Crossing the Namibia border is a somewhat strange but fairly straightforward experience. After the town of Springbok where we spend a night, we drive for 118km through remote and barely inhabited landscape in South Africa. Then the Fiooldrif border post appears literally out of nowhere. A dusty holding area for trucks on the South African side with a general store and a few idlers hanging out around it. And…really nothing on the Namibian side for several miles until the (very) small town of Nordoewer (about ten houses + a petrol station).
We clear the South African border fairly quickly but spend an hour tackling the Namibian bureaucracy on the other side. As we’re almost finished an undercover customs’ agent parading as a “surveyor for the Namibian tourist authority” asks us a few questions on our purchases in South Africa and is promptly followed by a uniformed customs official who starts to check our boot and ask us questions about the value of various items. We had seriously stocked up on grocery items before leaving South Africa in anticipation of the many miles of desert driving in Namibia – so the inspection could have taken a fair amount of time. I get into a surreal conversation about the price of a four-pack of ice tea with the customs official. About $2, I say. No, it must be at least $6, says he. We finally settle on $4. Satisfied that he was (more or less…) right, he lets us go on our way without further ado.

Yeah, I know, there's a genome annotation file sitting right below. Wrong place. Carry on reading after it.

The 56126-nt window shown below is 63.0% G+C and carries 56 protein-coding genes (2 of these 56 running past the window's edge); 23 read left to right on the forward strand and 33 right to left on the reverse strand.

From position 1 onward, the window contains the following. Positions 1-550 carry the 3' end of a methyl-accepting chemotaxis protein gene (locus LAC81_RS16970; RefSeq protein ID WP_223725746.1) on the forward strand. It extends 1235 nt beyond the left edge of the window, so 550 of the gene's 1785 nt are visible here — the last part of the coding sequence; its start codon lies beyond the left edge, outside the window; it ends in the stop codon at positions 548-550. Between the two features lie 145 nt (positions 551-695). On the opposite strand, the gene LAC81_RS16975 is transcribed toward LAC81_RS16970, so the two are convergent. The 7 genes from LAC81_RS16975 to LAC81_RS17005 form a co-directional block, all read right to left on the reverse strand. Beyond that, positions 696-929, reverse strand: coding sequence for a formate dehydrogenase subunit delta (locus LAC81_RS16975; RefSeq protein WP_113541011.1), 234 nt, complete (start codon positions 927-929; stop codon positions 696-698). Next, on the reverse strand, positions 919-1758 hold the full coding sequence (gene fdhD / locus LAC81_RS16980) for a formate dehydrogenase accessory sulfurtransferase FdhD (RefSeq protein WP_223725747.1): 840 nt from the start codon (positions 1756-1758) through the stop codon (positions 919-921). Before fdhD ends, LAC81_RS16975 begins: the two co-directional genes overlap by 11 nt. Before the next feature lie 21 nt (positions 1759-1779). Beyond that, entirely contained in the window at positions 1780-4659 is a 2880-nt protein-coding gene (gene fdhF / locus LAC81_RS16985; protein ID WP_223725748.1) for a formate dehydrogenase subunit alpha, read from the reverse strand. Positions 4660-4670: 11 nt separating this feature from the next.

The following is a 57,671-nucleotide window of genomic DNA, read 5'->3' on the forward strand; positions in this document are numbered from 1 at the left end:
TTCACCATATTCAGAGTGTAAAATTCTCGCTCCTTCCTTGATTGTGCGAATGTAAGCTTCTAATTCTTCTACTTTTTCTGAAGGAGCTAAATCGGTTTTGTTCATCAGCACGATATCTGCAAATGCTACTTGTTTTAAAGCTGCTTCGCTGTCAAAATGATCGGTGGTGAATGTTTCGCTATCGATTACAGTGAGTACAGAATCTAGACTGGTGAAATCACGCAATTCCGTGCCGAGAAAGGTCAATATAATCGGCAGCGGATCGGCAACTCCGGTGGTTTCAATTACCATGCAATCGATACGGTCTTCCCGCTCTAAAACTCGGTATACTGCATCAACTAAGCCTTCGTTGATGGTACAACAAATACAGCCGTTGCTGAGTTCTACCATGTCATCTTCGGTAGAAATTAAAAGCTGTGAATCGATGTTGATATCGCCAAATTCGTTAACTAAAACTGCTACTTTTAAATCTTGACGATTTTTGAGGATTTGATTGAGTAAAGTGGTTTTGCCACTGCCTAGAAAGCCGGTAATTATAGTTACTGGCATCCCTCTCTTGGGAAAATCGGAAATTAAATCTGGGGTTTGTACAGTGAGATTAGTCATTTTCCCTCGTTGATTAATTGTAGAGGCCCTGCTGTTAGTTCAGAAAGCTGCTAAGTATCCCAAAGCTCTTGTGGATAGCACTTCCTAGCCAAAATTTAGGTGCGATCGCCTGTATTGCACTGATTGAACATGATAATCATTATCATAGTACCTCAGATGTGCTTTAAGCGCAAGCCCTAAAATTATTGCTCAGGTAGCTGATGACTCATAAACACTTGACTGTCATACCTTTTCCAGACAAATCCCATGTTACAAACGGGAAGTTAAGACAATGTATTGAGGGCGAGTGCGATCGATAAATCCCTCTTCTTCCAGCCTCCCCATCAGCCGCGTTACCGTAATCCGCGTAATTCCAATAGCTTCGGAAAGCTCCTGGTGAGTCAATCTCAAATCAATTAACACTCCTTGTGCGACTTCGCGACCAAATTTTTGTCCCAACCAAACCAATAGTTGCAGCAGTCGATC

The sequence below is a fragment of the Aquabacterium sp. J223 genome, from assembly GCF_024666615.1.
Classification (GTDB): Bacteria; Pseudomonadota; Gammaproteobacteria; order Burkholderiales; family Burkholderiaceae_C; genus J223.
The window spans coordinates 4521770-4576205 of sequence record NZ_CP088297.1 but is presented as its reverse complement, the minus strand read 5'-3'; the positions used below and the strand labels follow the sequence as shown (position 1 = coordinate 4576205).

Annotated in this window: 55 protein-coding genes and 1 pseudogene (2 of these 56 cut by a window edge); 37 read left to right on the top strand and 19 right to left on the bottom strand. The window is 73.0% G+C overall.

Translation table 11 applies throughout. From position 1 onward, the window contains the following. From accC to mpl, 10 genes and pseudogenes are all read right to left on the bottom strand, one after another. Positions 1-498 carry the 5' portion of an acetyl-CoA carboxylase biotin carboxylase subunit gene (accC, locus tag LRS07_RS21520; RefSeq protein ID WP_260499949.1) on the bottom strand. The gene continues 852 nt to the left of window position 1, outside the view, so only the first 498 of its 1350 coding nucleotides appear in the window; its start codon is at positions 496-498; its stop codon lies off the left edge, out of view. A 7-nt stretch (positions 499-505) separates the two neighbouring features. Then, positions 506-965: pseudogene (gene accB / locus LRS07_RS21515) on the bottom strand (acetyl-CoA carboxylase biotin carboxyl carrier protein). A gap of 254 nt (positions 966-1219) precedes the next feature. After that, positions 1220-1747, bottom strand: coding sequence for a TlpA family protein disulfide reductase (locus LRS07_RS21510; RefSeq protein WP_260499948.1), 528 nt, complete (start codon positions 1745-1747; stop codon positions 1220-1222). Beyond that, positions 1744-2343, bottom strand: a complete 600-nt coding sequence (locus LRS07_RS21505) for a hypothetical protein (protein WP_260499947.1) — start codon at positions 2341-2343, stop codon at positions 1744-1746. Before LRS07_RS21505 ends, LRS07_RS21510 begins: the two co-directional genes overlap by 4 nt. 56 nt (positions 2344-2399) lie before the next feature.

Our first few hours driving in Namibia are a complete culture shock. Namibia is empty, literally. As if some giant black hole had sucked all the (human) life out of it. With an area of 824,000sqkm and a population of just 2 million, it is one of the world’s least densely populated countries, mostly covered by two of the world’s great deserts, the Kalahari and the Namib, the world’s oldest desert.